That fire-sale approach could be adopted for various reasons. It could be stock-specific, down to broader risk aversion, or even internal changes at a fund. Drawing on the knowledge of experienced traders we explore hedge funds during a markets sell off.
Identify Your Starting Position
Small and big investors both face the same dilemma when markets begin to sell off. The reaction of both will largely be driven by how much of their total capital is currently invested and how much is sitting on the side lines and available to buy the dips. In terms of institutional investors, it’s also possible to break them down into those who are trading with, and without leverage.
Hedge Funds During a Market Sell Off
Hedge funds originated out of a desire to generate market-neutral returns but as a group have moved into more market directional strategies. This isn’t because market-neutral strategies don’t work but is based on commercial fundamentals.
Attracting new investors to ‘alternative’ investments is difficult when their competitors such as cheap to buy ETFs cover the broad market and post double digit returns thanks to a rising tide lifting all ships.
Hedge fund managers might consider themselves the ‘smartest guys in the room’ and might make money in a wide variety of market conditions, but their fees are high, and returns can be held back due to the hedging of risk that they carry out. One way to get around this problem can be to skew strategies to be directional (unhedged) and use leverage.
Hedge Funds and Leverage
The classic market-neutral Long-Short strategy where two similar assets are simultaneously bought and sold is designed to generate a return even if the broader market goes up or down 10%. The short and long positions net each other off in terms of market direction, but the relative outperformance of one of the assets hopefully comes good. Two good examples would be Long-Short BP and Shell, or Ford vs General Motors.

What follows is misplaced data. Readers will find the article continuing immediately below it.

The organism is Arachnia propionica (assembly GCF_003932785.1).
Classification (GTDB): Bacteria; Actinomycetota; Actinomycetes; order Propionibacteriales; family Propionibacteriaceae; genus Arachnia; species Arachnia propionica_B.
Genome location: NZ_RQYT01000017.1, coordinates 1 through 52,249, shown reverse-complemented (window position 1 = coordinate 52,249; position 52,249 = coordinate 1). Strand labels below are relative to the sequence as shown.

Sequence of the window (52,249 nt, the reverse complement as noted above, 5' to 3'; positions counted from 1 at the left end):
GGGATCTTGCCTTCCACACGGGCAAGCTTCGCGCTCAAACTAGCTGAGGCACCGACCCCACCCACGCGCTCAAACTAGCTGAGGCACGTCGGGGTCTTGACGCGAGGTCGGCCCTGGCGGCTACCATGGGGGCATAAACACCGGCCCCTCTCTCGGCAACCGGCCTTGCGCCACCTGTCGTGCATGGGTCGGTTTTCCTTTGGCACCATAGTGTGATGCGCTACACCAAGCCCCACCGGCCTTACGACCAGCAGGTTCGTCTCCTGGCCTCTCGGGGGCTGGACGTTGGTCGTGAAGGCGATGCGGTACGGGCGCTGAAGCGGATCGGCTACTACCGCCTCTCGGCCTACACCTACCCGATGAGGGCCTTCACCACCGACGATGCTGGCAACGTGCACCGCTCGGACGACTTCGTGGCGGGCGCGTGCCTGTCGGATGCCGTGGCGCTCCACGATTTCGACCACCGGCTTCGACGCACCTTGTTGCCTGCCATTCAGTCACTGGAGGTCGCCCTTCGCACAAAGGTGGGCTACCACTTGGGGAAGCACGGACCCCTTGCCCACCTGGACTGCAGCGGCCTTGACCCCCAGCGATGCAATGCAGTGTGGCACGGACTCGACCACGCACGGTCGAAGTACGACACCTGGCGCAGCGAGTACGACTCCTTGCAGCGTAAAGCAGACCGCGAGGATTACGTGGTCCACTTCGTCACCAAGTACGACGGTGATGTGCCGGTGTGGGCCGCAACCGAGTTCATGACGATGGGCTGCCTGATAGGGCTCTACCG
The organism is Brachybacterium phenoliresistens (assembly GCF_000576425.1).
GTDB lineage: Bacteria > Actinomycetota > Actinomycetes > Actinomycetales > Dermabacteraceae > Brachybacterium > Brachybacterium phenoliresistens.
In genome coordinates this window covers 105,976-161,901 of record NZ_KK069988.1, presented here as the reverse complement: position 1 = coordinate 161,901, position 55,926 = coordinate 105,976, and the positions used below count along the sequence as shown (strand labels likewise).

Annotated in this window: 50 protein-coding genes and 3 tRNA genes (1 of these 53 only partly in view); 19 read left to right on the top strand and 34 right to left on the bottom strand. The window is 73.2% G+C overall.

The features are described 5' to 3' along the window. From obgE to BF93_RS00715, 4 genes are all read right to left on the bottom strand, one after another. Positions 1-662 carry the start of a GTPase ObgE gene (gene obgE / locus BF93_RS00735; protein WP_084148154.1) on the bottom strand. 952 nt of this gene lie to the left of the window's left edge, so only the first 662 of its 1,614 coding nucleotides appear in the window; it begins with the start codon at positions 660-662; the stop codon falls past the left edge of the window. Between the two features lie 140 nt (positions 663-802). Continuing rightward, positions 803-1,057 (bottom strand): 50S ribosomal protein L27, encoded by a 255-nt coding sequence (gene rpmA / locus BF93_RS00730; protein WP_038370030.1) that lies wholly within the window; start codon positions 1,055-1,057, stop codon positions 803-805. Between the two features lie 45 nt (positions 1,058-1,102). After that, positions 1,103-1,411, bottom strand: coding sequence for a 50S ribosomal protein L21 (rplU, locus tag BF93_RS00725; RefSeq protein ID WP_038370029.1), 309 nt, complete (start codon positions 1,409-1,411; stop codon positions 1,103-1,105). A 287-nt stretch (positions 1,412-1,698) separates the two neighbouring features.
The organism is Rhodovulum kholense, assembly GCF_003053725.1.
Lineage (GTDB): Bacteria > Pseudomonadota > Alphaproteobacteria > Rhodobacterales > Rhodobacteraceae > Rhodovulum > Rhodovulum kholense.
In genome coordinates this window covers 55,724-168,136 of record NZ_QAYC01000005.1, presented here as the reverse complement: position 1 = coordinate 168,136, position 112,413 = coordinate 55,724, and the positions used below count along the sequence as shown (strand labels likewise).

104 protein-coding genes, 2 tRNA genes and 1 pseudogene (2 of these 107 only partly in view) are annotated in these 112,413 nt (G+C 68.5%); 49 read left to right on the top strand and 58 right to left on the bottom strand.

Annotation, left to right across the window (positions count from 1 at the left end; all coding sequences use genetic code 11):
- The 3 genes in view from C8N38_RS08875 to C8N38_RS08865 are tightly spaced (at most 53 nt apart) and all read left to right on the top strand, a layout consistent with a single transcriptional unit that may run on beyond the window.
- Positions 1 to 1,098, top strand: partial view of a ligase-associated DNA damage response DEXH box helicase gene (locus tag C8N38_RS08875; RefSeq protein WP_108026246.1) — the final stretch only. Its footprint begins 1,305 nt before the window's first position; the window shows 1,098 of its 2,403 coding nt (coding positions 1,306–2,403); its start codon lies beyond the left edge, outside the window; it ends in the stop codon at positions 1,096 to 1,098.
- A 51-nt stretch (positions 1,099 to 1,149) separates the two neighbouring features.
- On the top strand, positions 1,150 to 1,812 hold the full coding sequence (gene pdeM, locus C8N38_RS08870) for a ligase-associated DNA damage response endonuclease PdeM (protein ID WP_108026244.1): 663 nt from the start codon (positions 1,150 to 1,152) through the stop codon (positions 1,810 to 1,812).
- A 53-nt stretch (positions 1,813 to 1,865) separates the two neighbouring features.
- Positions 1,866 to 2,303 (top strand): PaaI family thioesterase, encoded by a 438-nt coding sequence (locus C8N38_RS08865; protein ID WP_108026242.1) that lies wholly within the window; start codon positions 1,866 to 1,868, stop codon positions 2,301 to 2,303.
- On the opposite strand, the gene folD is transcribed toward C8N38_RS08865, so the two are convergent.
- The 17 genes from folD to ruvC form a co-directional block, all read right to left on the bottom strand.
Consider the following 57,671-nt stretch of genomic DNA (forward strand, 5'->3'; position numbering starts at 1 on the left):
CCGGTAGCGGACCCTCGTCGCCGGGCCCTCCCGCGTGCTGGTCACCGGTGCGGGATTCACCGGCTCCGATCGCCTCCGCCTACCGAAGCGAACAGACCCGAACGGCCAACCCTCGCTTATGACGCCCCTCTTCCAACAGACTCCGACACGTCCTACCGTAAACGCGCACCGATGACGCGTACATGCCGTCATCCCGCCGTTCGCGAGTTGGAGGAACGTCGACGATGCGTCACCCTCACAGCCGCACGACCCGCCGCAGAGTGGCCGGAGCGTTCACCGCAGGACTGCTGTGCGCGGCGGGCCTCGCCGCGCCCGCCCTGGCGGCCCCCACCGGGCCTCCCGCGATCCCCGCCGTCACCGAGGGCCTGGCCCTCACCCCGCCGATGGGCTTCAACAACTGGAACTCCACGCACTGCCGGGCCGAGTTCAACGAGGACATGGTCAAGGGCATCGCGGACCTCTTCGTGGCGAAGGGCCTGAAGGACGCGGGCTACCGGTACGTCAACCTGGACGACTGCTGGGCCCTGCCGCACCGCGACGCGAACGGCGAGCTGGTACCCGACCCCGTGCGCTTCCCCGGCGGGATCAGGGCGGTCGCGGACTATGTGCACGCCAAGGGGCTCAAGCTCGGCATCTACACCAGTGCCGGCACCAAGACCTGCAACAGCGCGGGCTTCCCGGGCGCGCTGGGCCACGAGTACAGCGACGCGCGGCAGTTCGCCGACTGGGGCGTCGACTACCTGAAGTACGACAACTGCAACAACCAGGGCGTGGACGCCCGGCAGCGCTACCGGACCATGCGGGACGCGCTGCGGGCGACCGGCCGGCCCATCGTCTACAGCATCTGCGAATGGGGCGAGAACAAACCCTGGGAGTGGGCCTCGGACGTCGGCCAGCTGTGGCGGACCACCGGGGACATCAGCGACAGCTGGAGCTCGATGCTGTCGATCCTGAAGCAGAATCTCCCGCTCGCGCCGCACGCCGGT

Strategies like Long-Short equities might make only a modest return in percentage terms, Ford might only outperform GM by 1%. Scaling up on position size using leverage is often used to raise the stakes and improve total cash returns. With margin rates as low as 5% available to hedge funds they’re able to take on leverage up to 1:20 levels. This helps boost cash returns but does open the door to the temptation to use leverage on unhedged positions.
When Using Leverage Backfires
Retail investors who use leveraged CFDs to trade the markets will be able to testify how quickly a market sell off can eat into trading profits. The same principles are at work at hedge funds which borrow to increase the size of their trades. Losses, as well as gains, are magnified, and as with retail investors that can lead to panic selling.
Liquidity & ATMs
Whilst the painful experience of being highly leveraged going into a market crash is similar for retail investors and hedge funds there is an added layer of complexity facing the hedge fund managers.
Individual investors typically operate one account and have a day job so can simply sell out and wait to fight another day. Following the guidance to only ever trade using funds which can afford to be lost helps keep the emotion out of their trading. Hedge funds in contrast can be complex organisations with a lot of interrelated parts and taking book size to zero would lead to any manager looking for a new job.